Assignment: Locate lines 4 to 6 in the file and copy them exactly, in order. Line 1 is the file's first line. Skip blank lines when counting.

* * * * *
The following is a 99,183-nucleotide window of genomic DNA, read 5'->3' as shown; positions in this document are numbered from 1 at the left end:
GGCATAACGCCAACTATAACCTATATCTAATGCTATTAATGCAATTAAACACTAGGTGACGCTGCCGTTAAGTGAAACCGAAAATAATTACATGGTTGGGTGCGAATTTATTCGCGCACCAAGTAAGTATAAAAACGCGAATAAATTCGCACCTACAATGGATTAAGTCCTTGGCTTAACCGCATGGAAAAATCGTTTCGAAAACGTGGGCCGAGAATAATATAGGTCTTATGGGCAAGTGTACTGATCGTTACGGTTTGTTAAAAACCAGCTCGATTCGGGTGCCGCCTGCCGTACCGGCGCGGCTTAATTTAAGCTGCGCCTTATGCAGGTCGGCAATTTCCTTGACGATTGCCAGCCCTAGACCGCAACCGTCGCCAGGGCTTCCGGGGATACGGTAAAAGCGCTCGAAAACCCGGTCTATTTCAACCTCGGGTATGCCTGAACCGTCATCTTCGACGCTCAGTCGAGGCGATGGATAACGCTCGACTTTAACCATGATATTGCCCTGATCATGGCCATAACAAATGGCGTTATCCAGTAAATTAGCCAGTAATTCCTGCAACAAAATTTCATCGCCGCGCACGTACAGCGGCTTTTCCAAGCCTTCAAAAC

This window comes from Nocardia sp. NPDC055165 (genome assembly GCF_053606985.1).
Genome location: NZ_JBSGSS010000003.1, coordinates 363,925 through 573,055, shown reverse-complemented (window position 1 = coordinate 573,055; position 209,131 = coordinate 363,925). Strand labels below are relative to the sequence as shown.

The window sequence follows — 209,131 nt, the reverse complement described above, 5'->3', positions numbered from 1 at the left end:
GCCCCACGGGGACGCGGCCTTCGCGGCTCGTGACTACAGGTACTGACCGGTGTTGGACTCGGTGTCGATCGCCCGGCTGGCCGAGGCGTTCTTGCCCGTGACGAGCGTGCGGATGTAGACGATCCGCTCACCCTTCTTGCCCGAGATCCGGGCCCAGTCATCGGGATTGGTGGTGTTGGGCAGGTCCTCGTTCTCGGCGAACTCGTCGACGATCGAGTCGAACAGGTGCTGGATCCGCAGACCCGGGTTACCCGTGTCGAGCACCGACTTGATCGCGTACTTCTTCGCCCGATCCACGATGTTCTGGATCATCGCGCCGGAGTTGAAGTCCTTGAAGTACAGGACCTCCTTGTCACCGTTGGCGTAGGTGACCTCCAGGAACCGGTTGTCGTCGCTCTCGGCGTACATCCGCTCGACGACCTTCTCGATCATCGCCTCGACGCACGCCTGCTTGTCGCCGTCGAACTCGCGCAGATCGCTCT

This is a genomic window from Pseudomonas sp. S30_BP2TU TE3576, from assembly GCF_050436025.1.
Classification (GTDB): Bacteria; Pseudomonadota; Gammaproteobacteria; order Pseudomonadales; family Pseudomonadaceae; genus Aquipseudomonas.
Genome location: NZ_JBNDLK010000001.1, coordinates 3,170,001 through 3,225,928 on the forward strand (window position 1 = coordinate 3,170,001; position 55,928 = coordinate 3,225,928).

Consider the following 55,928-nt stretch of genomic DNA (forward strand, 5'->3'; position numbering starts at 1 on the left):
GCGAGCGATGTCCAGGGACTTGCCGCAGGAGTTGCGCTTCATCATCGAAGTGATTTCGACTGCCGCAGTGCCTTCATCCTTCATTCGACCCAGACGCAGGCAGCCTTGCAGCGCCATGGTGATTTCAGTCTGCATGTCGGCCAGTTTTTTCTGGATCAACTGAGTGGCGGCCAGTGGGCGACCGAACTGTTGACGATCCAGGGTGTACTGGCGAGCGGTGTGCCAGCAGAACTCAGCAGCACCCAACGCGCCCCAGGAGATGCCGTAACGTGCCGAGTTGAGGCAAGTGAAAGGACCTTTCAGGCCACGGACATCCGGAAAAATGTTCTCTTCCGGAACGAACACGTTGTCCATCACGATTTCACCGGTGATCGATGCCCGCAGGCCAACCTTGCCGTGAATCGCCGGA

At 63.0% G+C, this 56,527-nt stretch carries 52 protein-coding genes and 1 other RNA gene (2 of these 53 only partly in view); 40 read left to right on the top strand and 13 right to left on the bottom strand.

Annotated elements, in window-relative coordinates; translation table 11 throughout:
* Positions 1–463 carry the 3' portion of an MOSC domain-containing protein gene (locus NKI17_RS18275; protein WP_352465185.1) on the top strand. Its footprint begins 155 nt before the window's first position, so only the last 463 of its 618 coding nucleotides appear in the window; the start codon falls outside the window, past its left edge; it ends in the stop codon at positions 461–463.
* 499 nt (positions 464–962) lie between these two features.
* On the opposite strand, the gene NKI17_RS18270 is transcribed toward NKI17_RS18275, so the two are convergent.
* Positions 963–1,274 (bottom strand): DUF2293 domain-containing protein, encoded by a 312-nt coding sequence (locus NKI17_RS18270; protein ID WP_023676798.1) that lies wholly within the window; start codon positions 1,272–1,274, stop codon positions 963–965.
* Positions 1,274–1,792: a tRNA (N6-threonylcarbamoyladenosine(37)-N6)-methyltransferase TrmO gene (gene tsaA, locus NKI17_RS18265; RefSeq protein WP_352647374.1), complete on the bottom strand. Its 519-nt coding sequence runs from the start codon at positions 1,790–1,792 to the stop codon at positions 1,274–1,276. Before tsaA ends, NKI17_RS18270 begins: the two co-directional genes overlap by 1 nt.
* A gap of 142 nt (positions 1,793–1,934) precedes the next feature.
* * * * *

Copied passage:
Genome location: NZ_JBSGSS010000003.1, coordinates 363,925 through 573,055, shown reverse-complemented (window position 1 = coordinate 573,055; position 209,131 = coordinate 363,925). Strand labels below are relative to the sequence as shown.

The window sequence follows — 209,131 nt, the reverse complement described above, 5'->3', positions numbered from 1 at the left end:
GCCCCACGGGGACGCGGCCTTCGCGGCTCGTGACTACAGGTACTGACCGGTGTTGGACTCGGTGTCGATCGCCCGGCTGGCCGAGGCGTTCTTGCCCGTGACGAGCGTGCGGATGTAGACGATCCGCTCACCCTTCTTGCCCGAGATCCGGGCCCAGTCATCGGGATTGGTGGTGTTGGGCAGGTCCTCGTTCTCGGCGAACTCGTCGACGATCGAGTCGAACAGGTGCTGGATCCGCAGACCCGGGTTACCCGTGTCGAGCACCGACTTGATCGCGTACTTCTTCGCCCGATCCACGATGTTCTGGATCATCGCGCCGGAGTTGAAGTCCTTGAAGTACAGGACCTCCTTGTCACCGTTGGCGTAGGTGACCTCCAGGAACCGGTTGTCGTCGCTCTCGGCGTACATCCGCTCGACGACCTTCTCGATCATCGCCTCGACGCACGCCTGCTTGTCGCCGTCGAACTCGCGCAGATCGCTCT